You can denigrate the Psalms, but that view is not supported by the doctrine of Scripture I’ve cited above, but the Scriptures affirm God’s eternity where:
- God is timeless in his being;
- He sees all time equally; and
- God acts in time – the time we experience.
That’s Bible, and denigrating the Psalms is an avoidance mechanism in dealing with the authority and teaching of Scripture on God’s eternity/infinity.
If you don’t believe the Psalms are a reliable source for theology, why don’t you start a new thread with a title such as, ‘The Psalms are unreliable teaching on biblical Christianity’. I look forward to the response when and if you bring Psalm 23 into that view.
William Craig doubts Grudem’s view of God’s eternity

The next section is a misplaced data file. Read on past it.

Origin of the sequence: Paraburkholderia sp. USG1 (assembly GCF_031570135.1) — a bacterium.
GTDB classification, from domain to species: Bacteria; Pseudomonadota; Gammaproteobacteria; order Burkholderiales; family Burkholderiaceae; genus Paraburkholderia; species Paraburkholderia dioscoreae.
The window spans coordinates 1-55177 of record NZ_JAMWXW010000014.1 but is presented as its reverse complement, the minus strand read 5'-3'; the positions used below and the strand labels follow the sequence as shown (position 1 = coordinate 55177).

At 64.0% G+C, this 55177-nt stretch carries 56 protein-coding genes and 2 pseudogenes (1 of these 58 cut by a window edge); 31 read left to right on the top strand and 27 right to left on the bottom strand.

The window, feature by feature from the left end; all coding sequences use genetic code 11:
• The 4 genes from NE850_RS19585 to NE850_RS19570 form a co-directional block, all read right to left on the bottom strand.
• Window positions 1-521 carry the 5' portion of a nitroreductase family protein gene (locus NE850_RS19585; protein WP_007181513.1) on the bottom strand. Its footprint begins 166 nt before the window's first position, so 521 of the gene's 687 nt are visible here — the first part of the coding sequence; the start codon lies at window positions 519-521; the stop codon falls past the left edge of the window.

(William Lane Craig photo courtesy Wikipedia)
Influential evangelical apologist and philosopher, Dr William Lane Craig, does not agree with Grudem’s exposition of God’s eternity. Although Craig uses some challenging philosophical concepts for me, he does raise some issues with Grudem’s view that are substantial. Take a read of Craig’s issues in: ‘A Critique of Grudem’s Formulation and Defense of the Doctrine of Divine Eternity‘ (Craig 1996).
His assessment is:
It is shown how the attempt of one theologian to explicate the doctrine of divine eternity is logically inconsistent and his attempts to defend an atemporal understanding of eternity mistaken (Craig 1996).
Craig explains one of his issues with Grudem’s formulation of God’s eternity: